After four long years of arguing, Brexit, as it stands will finally happen on December 31, when the UK leaves the European Union, deal or no deal.
The road to Brexit has been rocky, to say the least.
On the one side, you have Remain voters: people who strongly believe that we are better as a part of the EU, that we are stronger together and it is this special relationship with our European neighbours that helps make Great Britain to be so great. Then, you have the Leave voters, who think that our pals across the sea are the thing that's holding us back the most. That, really, we'd be far greater on our own if we could just release ourselves from their pesky hold.
The reasons amounting to both trains of thought are many but stripped back to their basic form this is essentially what they amount to. One side likes being part of the EU, the other does not and neither side can really agree on anything in between.
But following the 2019 general election, the result was clear: we're leaving and that's what happened on January 31, 2020.
Brexit supporters have often bellowed loudly about the sheer amount of people who voted to get us out - the not inconsiderable number of 17,410,742. They've often said that ignoring such a number would be a betrayal of the highest order, a clear majority voted and that's that.
But did the majority really vote to Leave?
In response, the below graph and other versions of it, keep being used by Remain supporters to invalidate the Leave verdict.
Of course, things are never that simple. So let's break it down.
A person may not be on the register by their own choice, or due to ineligibility such as not yet being old enough, being in prison, or not possessing UK citizenship.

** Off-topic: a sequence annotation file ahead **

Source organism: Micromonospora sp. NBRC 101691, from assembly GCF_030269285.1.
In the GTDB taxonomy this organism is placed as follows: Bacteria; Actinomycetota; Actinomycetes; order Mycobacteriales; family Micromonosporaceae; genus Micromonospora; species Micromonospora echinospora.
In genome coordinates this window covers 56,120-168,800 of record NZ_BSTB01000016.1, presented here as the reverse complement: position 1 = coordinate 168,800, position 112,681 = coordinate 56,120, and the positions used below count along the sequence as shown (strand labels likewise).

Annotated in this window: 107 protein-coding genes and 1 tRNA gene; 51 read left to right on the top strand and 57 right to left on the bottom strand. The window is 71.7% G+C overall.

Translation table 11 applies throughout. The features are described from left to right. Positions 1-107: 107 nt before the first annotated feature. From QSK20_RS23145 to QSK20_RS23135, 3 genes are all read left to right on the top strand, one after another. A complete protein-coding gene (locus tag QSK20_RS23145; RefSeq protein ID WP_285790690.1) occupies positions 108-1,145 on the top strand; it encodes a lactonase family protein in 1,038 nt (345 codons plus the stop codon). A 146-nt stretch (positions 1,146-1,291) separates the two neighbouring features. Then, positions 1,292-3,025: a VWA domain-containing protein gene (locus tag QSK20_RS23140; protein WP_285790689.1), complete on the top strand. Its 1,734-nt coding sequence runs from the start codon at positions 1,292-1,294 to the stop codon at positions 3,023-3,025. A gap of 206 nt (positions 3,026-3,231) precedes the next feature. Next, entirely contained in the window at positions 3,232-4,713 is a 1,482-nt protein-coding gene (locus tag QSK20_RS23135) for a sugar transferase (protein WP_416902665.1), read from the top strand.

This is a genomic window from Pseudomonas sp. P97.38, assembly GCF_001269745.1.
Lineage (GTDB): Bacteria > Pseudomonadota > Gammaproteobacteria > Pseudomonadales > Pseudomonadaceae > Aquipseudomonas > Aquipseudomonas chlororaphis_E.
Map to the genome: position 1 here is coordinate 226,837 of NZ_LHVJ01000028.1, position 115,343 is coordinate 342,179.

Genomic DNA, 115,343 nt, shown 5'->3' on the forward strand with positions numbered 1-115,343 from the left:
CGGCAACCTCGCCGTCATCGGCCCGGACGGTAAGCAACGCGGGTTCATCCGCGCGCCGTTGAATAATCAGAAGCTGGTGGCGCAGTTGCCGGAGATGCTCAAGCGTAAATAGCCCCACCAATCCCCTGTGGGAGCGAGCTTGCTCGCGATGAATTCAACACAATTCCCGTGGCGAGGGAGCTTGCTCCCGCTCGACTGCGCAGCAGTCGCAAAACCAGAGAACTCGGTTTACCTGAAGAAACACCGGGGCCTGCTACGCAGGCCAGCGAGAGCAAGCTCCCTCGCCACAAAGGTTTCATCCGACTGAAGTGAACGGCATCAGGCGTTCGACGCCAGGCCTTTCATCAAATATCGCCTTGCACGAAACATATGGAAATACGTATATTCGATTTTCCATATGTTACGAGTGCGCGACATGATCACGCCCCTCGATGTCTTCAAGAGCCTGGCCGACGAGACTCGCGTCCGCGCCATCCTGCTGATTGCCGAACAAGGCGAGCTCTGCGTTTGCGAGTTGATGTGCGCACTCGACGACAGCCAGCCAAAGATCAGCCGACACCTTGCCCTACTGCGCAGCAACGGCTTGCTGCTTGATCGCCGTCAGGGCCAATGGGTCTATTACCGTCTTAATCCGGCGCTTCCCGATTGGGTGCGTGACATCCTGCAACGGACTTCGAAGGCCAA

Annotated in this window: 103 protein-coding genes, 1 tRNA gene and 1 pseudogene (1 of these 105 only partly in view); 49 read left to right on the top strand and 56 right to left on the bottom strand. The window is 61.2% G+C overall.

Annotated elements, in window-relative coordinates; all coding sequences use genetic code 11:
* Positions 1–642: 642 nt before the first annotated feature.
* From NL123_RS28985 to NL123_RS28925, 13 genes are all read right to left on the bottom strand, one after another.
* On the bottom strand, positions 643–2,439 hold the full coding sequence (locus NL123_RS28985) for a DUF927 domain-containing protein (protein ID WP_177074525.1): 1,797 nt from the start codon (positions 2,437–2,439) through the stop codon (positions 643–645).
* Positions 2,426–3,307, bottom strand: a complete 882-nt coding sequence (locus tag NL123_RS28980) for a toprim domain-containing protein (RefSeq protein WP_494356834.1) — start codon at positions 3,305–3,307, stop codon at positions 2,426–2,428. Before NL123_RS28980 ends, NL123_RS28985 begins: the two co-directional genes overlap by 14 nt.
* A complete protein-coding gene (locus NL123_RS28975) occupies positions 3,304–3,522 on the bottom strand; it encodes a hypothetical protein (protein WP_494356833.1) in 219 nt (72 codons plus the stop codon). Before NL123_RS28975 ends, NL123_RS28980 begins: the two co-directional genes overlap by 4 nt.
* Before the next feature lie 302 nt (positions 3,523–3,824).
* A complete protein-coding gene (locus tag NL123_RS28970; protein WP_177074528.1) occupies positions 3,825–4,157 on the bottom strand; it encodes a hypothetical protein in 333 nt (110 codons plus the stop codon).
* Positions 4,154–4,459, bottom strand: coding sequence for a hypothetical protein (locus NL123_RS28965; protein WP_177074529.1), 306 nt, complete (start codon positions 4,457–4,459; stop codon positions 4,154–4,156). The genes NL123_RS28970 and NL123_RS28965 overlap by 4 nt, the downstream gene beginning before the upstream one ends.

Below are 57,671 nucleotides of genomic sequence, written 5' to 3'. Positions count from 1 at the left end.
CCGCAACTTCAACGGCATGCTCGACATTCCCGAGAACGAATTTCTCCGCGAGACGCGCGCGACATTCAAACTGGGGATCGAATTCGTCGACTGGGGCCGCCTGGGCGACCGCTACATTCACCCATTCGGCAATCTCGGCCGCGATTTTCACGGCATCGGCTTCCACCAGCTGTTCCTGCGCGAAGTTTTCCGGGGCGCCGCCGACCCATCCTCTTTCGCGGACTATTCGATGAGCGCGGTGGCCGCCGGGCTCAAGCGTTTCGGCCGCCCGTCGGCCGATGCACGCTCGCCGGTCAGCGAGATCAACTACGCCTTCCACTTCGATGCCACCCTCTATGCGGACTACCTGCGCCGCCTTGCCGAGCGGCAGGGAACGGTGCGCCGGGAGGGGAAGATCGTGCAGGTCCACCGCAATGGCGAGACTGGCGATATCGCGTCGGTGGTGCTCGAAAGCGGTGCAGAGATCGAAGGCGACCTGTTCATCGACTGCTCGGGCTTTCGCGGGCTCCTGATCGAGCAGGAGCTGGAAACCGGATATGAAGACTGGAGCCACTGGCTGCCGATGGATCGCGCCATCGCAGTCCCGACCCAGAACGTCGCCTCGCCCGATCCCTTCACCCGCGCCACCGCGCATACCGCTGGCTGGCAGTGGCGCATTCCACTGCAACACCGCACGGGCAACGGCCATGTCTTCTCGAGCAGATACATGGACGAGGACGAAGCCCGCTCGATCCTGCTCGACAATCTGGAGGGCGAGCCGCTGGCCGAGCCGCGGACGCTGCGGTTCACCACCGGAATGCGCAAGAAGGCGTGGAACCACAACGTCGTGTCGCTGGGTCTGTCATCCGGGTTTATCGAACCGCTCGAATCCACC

EU Citizens living in the UK were ineligible unless they were from Malta, Cyprus, or the Republic of Ireland.
Members of the House of Lords are usually ineligible to vote at UK General Elections, but were allowed to vote in the EU Referendum.
British citizens who had lived abroad for more than 15 years were included in the 'Did not vote' category, as they are on the electoral register but were not permitted to vote in the referendum (nor are they allowed to vote in other UK elections).
In total, the electoral commission reported that the size of the electorate on referendum day was 46,500,001, and 72.1 per cent of that turned out to vote.
This chart is not an entirely convincing argument against Leave or Remain, but it does illustrate that 'the 52 per cent' and 'the 48 per cent' actually constitute much smaller proportions of the UK population than the figure might imply.
There are more people not on the electoral register than voted for either campaign, and the non-voters are only marginally smaller than either campaign's share of the vote.
The onus for the outcome falls on those who are registered but did not vote, who would be stuck with a decision which they did not choose, and those who are eligible to vote but have not registered.
Either way, it appears that the argument has (for now) been settled.
Now for a deep breath and a giant leap into the unknown.